Life With Your First Pet Rat

Rat owners share the joys, challenges and unexpected fun of owning pet rats.

Kaitlyn Blake was surprised that her rat Linguine was as companionable as a pet cat. Gina Cioli/Lumina Media

By Patricia Knight

A lot of people have not heard of keeping rats as pets, and it’s a minority who actually decide to take the plunge and bring one home. So what is life like with your first pet rat? The best way to find out is from current ratkeepers. Rat parent Tony Adams of California said, “It was everything I expected and then some,” which seems to be a common experience. Pet rat owners interviewed about their first experiences with rats prove that life with a rat can be as rewarding as with other animals, though it has challenges too.

Discovering Their Personality

One of the biggest rat pros is their personality. Most new rat owners do not expect their little rats to have so much character. New rat parents seem surprised at how tame they are. One rat mom, Cathy McDonagh of Connecticut, said that her first rat, Tippy, came knowing how to be a “shoulder-rider”— but this isn’t always the case. Rat owner Cindy Rasmussen of Minnesota had a good experience with her first rat and has had others since, but notes that a majority of rats “haven’t had a chance to learn how great humans can be,” adding that it can take months to teach them that. She also mentions, however, that the effort is worth it.

First-time rat owners are surprised that having a rat can feel a lot like having a dog or cat. One rat owner from California, Kaitlyn Blake, reflects this feeling discussing her rat, Linguine: “I grew up with cats and didn’t think he could match the level of companionship… but he definitely is comparable.”

Linguine is also more affectionate than expected. “He’ll give me a bunch of ‘kisses,’” she said. This level of affection is another rat quality that first-time ratkeepers find pleasantly surprising.

Kim Green has two rats, Sammie and Sugar. “I didn’t know how loving they are,” she said. One of her rats crawls under the bathroom door and “visits” them, and also plays with their dog and cat.

New rat owners also find that rats truly are intelligent. Stories of trained rats are one motivation for petkeepers to try out a rat — and those stories turn out to be true. Lindsay Pulman of Pennsylvania enjoyed her first rat experience, became more involved with them, and now has rats that come when called, do tug of war, and can stand on their hind legs on command. She said they “can be trained to do any trick a dog can do, taking into consideration their size.”

Despite their overall fun and loving personalities, like all animals, rats’ characters can vary. Kelly Yann of Pennsylvania has enjoyed rats since 2004 but is currently keeping a rat named Yoda that is more playful than most males. The other male rats have not accepted him, though they are all neutered. “I’m currently searching for a girl rat that needs to be rescued to try with Yoda,” Yann said. “Girl rats tend to be more playful.” Yann hopes that a “Mrs. Yoda” would be more suited to him.

Potential Challenges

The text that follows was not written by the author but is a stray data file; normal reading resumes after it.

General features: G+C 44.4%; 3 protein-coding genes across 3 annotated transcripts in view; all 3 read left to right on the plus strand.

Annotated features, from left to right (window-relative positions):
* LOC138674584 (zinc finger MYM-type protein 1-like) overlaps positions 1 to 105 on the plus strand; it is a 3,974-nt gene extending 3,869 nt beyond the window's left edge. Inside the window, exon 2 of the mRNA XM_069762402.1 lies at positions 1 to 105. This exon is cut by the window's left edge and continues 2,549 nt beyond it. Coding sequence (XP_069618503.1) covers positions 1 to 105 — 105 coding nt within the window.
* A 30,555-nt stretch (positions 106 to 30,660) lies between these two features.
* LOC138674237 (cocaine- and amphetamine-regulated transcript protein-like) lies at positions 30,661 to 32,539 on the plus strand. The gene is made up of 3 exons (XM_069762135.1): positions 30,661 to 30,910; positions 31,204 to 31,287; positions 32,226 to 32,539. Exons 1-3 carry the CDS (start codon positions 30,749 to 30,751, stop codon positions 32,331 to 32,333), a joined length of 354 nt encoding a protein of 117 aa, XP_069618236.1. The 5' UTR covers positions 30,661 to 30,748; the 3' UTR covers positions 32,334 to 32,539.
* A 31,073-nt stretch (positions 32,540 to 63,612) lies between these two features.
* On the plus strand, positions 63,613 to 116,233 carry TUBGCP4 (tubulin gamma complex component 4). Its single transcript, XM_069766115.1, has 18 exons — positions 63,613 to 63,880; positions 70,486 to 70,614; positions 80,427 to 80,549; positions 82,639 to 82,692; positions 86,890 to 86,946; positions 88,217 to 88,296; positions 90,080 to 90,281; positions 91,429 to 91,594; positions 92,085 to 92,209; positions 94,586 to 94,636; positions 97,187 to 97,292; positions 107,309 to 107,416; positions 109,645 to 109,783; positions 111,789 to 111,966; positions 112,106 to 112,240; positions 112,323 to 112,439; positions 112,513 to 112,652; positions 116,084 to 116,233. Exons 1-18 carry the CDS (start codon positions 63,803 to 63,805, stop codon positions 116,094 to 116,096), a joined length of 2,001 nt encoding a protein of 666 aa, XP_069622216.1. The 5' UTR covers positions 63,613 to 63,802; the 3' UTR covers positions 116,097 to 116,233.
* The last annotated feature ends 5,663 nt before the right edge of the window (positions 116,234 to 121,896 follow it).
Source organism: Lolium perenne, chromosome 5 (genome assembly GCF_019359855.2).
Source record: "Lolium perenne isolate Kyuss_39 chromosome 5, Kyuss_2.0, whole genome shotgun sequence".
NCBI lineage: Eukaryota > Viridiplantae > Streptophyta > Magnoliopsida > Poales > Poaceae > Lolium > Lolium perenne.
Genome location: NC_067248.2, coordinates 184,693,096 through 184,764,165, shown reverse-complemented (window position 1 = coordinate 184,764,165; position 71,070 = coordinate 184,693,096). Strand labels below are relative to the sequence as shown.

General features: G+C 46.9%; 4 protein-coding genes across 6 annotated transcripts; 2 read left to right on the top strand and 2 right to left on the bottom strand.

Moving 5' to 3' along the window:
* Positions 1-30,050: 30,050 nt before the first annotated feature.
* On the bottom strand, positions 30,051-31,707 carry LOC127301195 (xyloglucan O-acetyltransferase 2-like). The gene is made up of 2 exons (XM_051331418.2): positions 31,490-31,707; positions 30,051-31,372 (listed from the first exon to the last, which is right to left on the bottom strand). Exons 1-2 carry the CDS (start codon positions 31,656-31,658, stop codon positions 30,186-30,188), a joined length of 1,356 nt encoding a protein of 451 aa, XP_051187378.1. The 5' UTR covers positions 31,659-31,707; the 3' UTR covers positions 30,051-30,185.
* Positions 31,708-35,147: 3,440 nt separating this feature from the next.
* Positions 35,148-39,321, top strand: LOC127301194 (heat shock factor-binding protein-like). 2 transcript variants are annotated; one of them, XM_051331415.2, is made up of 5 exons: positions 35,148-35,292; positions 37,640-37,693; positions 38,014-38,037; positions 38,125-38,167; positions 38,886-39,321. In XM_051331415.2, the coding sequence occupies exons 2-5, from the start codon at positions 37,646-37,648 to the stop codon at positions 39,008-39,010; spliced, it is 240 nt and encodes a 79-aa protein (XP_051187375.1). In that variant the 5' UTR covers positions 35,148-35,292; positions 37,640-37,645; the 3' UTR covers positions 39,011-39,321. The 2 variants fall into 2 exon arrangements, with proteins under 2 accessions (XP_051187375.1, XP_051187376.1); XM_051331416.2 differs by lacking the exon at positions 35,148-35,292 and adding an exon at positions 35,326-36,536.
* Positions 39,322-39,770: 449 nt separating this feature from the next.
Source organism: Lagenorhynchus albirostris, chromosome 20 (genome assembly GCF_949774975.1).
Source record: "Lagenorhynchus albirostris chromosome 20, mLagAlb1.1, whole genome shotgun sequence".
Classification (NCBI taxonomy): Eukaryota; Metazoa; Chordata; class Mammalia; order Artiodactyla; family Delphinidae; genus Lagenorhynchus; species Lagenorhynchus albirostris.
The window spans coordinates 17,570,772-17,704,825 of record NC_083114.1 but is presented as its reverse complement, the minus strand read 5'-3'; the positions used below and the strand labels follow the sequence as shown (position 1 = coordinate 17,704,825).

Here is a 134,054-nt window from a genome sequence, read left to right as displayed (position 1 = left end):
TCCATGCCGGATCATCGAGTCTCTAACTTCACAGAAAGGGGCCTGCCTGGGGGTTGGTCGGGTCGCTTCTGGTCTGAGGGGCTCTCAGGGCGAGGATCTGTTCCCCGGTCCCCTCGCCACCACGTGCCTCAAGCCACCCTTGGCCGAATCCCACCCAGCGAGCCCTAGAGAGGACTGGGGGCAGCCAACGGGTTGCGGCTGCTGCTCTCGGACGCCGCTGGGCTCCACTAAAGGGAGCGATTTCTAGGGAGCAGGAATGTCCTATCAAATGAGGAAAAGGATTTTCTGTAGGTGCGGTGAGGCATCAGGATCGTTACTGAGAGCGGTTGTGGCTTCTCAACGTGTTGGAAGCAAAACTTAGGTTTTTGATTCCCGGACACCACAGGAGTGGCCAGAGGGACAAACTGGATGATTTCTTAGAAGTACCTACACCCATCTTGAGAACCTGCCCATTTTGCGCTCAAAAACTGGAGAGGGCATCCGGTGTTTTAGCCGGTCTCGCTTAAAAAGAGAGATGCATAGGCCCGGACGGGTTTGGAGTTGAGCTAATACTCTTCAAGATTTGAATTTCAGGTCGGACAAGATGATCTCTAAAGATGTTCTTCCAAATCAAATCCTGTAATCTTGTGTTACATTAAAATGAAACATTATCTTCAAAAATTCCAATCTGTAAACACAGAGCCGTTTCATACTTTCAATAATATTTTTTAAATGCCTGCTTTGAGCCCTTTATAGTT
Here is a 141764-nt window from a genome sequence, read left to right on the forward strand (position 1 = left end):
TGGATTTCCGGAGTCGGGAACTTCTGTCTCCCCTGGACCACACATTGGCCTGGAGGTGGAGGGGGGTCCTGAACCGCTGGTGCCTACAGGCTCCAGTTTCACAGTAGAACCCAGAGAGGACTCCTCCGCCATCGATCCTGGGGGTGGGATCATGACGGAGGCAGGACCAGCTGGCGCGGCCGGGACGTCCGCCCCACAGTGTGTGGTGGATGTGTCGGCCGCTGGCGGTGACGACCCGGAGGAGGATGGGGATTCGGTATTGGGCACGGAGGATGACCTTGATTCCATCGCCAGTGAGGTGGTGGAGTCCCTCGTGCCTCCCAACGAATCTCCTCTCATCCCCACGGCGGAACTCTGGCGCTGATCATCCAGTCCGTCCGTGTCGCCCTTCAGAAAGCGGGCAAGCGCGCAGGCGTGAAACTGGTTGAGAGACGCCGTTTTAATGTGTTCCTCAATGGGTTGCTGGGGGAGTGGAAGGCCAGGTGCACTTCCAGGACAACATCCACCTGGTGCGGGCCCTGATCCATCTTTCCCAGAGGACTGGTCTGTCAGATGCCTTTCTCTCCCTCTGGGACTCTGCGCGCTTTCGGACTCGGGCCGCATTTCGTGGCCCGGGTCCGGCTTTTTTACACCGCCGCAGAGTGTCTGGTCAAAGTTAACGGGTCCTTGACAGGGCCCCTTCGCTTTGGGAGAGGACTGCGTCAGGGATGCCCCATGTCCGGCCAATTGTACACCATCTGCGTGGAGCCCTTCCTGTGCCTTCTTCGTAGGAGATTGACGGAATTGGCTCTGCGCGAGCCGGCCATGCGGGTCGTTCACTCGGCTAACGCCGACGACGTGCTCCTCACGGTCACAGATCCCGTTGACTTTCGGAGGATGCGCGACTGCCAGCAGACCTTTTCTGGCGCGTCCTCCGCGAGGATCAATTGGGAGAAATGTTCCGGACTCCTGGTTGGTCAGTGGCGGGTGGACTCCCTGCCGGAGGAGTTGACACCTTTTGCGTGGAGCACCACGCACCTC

All pets present challenges, and rats are no exception. Green mentions that she did not keep one of her rats on her shoulder at first and now has problems with this rat chewing things in their home. She also finds rat nests in her home containing items such as candy, fishing bobbers, and even socks and undergarments.

Another challenge lies with people’s perception about rats: the perception that rats are dirty and unclean. “The opposite is actually true,” Adams said. “They are constantly cleaning themselves, and if you ever do detect a bad odor on them, it’s because you haven’t kept their cage cleaned — not because they’re dirty by any means.”


On a related note, people keeping their first rat encounter more veterinary bills than expected. Spaying and neutering is recommended to help avoid mammary tumors. “I didn’t do that with my first rats,” McDonagh said, making sure now to get her female rats spayed.

Since their first rat experience, Pulman and her husband founded the Pittsburgh Rat Lovers Club, and Pulman suggests finding an exotics veterinarian who treats rats. “The average dog and cat vet has very little specific knowledge about rats.”<

Yann had an experience that has led to increased vigilance. “I was not sure if my one rat was getting fat or the other was getting skinny. I waited too long, and it turned out the skinny one was very sick.” Yann now checks the rats’ weight on a kitchen scale once a month.

And finally, rats typically live to be about 2 years old — a hard fact that first-time ratkeepers will need to deal with. Ratkeepers mention this as being perhaps the most difficult part of rat ownership.

Lessons From Their First Rats

Most ratkeepers have great experiences with their rat and end up getting more. Still, they do so keeping some important lessons in mind.

Yann suggests starting a veterinary fund. “Most rats don’t experience a lot of problems, at least not early in life. As a rat ages, many issues can develop, and you want to be able to care for them properly.”

Pulman gives another piece of advice for living with your first pet rat — or rather, “rats.” She recommends a minimum of two rats of the same sex, as rats are social creatures that need each other’s company.

Living With Your First Rat

Overall, living with your first pet rat is like living with any other pet for the first time — and surprisingly, people find that it’s like living with a dog or cat. People often bond with their first rat and go on to get more rats. “The most important thing is that you love your rats. The rest will fall into place,” Rasmussen said, pretty much summing up the rat experience.

Article Categories:
Critters · Mice and Rats